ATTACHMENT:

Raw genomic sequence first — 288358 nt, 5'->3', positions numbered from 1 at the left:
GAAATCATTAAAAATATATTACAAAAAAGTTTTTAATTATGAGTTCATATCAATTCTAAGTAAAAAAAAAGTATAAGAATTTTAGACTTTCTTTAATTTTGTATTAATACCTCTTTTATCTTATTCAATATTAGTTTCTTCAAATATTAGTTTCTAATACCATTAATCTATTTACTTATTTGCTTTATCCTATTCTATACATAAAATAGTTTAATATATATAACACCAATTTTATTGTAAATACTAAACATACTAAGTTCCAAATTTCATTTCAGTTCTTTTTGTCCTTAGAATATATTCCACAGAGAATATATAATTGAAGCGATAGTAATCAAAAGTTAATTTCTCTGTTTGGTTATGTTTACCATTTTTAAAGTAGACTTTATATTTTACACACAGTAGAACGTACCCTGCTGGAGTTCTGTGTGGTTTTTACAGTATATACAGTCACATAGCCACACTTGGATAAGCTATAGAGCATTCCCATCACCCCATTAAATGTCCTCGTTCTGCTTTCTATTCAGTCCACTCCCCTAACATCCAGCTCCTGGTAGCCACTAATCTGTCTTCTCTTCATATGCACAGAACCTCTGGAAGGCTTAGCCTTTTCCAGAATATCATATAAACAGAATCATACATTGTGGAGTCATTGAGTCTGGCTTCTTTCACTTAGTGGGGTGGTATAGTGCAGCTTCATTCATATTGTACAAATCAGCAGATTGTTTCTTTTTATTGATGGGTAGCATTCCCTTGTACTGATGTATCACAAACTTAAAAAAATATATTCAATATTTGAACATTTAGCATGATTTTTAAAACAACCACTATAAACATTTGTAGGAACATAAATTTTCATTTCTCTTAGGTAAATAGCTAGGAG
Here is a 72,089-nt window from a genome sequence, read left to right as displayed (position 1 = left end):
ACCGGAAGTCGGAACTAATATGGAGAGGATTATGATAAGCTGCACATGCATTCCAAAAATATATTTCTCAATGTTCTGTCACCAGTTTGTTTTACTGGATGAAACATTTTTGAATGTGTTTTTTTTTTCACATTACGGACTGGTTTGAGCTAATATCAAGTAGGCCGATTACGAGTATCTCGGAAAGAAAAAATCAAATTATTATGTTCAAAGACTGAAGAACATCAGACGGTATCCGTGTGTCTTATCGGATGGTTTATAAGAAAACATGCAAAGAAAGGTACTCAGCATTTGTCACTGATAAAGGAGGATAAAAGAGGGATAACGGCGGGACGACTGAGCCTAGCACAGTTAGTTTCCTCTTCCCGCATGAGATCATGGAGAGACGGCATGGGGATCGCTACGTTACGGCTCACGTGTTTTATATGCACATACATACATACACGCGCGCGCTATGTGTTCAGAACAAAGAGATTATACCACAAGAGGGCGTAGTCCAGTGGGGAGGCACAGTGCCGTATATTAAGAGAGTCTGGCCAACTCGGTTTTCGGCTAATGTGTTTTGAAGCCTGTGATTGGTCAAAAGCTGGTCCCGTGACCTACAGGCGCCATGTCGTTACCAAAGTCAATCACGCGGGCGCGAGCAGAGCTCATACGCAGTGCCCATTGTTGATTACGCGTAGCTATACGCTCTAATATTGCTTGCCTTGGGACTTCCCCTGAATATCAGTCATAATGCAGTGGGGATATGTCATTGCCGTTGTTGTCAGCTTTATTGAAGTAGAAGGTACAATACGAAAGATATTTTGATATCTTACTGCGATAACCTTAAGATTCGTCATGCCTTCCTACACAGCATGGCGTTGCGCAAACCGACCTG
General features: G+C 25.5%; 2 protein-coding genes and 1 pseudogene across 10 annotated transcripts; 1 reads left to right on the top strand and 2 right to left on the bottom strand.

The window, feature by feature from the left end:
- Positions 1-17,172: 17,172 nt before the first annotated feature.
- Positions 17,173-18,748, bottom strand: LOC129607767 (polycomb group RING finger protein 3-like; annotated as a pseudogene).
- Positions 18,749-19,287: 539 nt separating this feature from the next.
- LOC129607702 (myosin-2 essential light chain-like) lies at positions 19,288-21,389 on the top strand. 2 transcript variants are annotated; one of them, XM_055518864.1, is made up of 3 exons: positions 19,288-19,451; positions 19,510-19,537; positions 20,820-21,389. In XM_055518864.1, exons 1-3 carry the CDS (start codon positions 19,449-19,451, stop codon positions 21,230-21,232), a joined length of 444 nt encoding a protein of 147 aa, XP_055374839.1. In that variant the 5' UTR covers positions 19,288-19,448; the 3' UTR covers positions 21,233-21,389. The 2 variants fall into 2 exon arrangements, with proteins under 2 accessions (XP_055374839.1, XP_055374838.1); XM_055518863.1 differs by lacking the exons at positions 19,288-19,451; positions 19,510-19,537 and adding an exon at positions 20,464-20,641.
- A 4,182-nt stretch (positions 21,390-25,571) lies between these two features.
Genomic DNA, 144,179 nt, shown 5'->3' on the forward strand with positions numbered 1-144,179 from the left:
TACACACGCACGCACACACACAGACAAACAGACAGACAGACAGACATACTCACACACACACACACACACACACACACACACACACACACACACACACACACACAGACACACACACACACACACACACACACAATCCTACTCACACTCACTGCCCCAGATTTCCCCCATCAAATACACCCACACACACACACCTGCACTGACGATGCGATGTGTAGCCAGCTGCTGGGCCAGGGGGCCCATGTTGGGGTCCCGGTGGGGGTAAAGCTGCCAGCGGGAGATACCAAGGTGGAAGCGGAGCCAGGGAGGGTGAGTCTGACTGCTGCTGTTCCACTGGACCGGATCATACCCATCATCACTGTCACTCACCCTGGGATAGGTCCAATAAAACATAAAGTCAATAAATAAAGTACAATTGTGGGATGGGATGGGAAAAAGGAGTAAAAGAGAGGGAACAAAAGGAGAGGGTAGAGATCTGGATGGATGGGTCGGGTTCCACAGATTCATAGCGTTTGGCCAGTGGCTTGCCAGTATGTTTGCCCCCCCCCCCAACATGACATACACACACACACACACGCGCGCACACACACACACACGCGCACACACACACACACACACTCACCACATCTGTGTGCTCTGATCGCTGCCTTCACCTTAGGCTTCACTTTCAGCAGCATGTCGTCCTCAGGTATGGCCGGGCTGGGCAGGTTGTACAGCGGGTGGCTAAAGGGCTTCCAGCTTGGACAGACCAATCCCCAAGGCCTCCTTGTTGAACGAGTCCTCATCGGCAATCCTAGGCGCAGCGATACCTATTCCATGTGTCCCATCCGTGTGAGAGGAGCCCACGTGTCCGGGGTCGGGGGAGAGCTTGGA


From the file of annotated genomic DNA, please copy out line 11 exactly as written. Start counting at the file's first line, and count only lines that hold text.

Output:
- A 4,182-nt stretch (positions 21,390-25,571) lies between these two features.